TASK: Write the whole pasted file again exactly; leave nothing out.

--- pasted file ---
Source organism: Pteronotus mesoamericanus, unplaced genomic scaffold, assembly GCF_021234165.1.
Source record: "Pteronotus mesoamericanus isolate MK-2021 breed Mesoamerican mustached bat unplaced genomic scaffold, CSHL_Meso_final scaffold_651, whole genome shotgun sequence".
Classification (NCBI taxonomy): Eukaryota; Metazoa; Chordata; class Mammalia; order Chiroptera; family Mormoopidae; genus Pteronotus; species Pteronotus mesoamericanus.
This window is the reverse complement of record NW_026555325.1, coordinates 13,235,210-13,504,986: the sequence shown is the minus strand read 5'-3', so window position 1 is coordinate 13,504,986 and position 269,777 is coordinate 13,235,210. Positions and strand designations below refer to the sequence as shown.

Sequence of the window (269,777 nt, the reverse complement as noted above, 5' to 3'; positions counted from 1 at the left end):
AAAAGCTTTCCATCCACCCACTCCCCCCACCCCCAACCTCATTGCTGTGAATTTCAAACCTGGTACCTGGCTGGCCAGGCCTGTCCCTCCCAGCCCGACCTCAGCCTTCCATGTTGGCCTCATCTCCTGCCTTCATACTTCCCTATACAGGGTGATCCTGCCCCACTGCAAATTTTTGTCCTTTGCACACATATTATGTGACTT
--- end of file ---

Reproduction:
Source organism: Pteronotus mesoamericanus, unplaced genomic scaffold, assembly GCF_021234165.1.
Source record: "Pteronotus mesoamericanus isolate MK-2021 breed Mesoamerican mustached bat unplaced genomic scaffold, CSHL_Meso_final scaffold_651, whole genome shotgun sequence".
Classification (NCBI taxonomy): Eukaryota; Metazoa; Chordata; class Mammalia; order Chiroptera; family Mormoopidae; genus Pteronotus; species Pteronotus mesoamericanus.
This window is the reverse complement of record NW_026555325.1, coordinates 13,235,210-13,504,986: the sequence shown is the minus strand read 5'-3', so window position 1 is coordinate 13,504,986 and position 269,777 is coordinate 13,235,210. Positions and strand designations below refer to the sequence as shown.

Sequence of the window (269,777 nt, the reverse complement as noted above, 5' to 3'; positions counted from 1 at the left end):
AAAAGCTTTCCATCCACCCACTCCCCCCACCCCCAACCTCATTGCTGTGAATTTCAAACCTGGTACCTGGCTGGCCAGGCCTGTCCCTCCCAGCCCGACCTCAGCCTTCCATGTTGGCCTCATCTCCTGCCTTCATACTTCCCTATACAGGGTGATCCTGCCCCACTGCAAATTTTTGTCCTTTGCACACATATTATGTGACTT